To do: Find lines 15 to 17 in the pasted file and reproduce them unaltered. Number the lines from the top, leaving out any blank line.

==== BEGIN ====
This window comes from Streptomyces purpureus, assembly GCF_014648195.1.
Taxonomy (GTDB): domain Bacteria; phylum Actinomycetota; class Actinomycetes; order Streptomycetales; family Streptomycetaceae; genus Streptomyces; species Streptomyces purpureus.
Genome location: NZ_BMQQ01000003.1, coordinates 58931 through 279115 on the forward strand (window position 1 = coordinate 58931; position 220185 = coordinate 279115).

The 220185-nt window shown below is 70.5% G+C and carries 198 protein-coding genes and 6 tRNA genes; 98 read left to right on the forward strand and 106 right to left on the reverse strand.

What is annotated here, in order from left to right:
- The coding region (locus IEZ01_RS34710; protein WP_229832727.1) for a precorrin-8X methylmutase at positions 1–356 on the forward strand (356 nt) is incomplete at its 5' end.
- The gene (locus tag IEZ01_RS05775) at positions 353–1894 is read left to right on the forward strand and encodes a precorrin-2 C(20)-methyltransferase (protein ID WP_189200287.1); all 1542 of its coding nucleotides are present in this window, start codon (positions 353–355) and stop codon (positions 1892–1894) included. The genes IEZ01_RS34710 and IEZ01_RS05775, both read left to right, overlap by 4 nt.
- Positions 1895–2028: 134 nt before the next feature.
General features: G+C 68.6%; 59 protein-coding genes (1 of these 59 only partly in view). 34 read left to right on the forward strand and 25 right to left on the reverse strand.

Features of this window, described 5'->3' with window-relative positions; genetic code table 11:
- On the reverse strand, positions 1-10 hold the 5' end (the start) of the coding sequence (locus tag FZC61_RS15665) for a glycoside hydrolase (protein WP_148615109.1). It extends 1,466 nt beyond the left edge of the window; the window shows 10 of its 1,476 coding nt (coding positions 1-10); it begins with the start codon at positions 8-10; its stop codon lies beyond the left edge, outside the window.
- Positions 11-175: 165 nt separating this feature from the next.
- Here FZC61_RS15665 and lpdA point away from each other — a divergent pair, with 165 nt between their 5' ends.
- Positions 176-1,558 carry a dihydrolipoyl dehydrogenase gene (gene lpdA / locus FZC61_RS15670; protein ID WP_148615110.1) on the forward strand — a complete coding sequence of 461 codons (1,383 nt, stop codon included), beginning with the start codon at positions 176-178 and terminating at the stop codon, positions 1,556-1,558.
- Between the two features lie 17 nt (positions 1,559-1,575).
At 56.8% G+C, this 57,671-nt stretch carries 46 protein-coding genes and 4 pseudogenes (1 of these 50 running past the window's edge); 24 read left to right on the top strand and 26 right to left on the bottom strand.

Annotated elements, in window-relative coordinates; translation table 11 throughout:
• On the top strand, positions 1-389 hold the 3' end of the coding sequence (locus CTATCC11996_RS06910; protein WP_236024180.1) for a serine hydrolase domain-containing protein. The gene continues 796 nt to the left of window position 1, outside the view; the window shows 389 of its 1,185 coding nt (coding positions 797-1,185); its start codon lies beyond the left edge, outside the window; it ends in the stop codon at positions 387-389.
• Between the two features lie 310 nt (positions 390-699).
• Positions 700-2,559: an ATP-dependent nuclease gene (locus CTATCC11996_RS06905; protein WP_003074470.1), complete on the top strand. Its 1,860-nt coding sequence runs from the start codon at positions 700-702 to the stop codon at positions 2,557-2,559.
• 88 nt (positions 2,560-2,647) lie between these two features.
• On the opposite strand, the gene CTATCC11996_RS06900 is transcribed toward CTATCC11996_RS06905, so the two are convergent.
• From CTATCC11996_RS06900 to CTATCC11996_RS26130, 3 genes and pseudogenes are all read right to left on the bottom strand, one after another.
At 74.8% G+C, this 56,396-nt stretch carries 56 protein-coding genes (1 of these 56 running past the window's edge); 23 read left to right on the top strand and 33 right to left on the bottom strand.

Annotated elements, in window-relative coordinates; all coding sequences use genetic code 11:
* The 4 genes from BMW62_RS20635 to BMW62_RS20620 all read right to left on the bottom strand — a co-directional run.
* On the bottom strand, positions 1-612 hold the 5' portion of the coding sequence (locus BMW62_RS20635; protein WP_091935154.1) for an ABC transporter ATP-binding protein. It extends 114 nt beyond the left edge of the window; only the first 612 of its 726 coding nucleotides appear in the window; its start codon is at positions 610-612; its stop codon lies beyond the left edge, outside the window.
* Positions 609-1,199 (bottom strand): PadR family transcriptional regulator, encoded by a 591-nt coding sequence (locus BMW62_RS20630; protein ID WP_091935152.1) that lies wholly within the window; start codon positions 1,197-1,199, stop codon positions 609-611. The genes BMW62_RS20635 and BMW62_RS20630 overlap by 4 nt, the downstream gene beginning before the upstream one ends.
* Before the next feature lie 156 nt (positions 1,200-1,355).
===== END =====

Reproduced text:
- Between the two features lie 17 nt (positions 1,559-1,575).
At 56.8% G+C, this 57,671-nt stretch carries 46 protein-coding genes and 4 pseudogenes (1 of these 50 running past the window's edge); 24 read left to right on the top strand and 26 right to left on the bottom strand.

Annotated elements, in window-relative coordinates; translation table 11 throughout: